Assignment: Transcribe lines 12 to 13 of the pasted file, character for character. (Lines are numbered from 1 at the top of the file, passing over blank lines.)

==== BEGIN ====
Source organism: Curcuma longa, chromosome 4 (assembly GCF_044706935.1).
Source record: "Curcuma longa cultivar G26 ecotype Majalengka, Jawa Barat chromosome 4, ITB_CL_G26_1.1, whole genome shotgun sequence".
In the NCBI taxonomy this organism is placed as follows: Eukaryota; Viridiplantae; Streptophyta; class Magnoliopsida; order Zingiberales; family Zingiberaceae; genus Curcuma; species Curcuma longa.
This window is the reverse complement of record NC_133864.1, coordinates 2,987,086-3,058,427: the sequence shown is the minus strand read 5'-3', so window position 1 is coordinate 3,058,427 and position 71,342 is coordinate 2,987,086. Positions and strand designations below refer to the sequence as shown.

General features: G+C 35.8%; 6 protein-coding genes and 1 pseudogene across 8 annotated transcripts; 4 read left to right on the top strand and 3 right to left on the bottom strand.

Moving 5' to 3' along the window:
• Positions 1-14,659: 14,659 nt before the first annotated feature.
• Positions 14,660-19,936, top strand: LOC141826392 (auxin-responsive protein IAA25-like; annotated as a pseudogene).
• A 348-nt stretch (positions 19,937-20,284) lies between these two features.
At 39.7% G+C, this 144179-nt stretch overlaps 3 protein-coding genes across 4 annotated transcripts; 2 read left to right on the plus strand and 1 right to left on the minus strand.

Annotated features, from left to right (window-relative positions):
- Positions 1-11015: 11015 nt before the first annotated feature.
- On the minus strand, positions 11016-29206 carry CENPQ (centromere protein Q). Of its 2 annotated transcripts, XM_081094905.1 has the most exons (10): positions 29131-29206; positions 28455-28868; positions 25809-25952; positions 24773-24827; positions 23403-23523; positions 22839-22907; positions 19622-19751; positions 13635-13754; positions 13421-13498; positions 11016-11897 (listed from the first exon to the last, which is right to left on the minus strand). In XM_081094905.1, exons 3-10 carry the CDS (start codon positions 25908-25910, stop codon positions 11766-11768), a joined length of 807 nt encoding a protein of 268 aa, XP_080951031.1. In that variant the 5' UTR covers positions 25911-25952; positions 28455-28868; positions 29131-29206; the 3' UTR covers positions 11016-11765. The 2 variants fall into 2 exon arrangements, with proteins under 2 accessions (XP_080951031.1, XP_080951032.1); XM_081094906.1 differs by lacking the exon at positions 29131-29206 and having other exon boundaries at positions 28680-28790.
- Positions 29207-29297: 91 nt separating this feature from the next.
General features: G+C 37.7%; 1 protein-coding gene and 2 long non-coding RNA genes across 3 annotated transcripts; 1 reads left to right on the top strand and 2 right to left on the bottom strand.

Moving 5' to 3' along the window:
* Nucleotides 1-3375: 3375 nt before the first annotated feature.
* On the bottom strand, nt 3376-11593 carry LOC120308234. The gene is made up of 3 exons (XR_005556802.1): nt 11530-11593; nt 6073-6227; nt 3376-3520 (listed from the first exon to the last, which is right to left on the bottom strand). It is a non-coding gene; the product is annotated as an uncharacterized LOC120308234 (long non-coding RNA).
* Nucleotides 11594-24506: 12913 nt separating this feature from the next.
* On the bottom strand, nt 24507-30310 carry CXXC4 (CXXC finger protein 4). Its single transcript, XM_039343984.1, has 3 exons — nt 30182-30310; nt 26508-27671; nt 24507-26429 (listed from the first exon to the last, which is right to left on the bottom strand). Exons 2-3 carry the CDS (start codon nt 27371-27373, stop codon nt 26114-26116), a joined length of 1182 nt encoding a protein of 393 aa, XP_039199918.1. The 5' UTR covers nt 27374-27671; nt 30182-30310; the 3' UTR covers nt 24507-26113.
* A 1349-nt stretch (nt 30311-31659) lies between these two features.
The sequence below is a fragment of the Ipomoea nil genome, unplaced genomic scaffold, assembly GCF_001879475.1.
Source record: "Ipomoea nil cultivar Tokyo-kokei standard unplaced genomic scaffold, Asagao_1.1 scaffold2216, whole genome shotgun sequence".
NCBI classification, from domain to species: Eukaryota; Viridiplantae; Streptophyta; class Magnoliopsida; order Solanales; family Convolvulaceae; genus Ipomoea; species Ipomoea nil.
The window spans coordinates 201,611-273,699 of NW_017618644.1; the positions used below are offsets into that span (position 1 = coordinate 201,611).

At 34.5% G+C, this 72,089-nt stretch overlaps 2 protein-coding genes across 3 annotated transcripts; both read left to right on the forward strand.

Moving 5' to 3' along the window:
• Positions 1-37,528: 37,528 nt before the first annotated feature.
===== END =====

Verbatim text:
- Positions 1-11015: 11015 nt before the first annotated feature.
- On the minus strand, positions 11016-29206 carry CENPQ (centromere protein Q). Of its 2 annotated transcripts, XM_081094905.1 has the most exons (10): positions 29131-29206; positions 28455-28868; positions 25809-25952; positions 24773-24827; positions 23403-23523; positions 22839-22907; positions 19622-19751; positions 13635-13754; positions 13421-13498; positions 11016-11897 (listed from the first exon to the last, which is right to left on the minus strand). In XM_081094905.1, exons 3-10 carry the CDS (start codon positions 25908-25910, stop codon positions 11766-11768), a joined length of 807 nt encoding a protein of 268 aa, XP_080951031.1. In that variant the 5' UTR covers positions 25911-25952; positions 28455-28868; positions 29131-29206; the 3' UTR covers positions 11016-11765. The 2 variants fall into 2 exon arrangements, with proteins under 2 accessions (XP_080951031.1, XP_080951032.1); XM_081094906.1 differs by lacking the exon at positions 29131-29206 and having other exon boundaries at positions 28680-28790.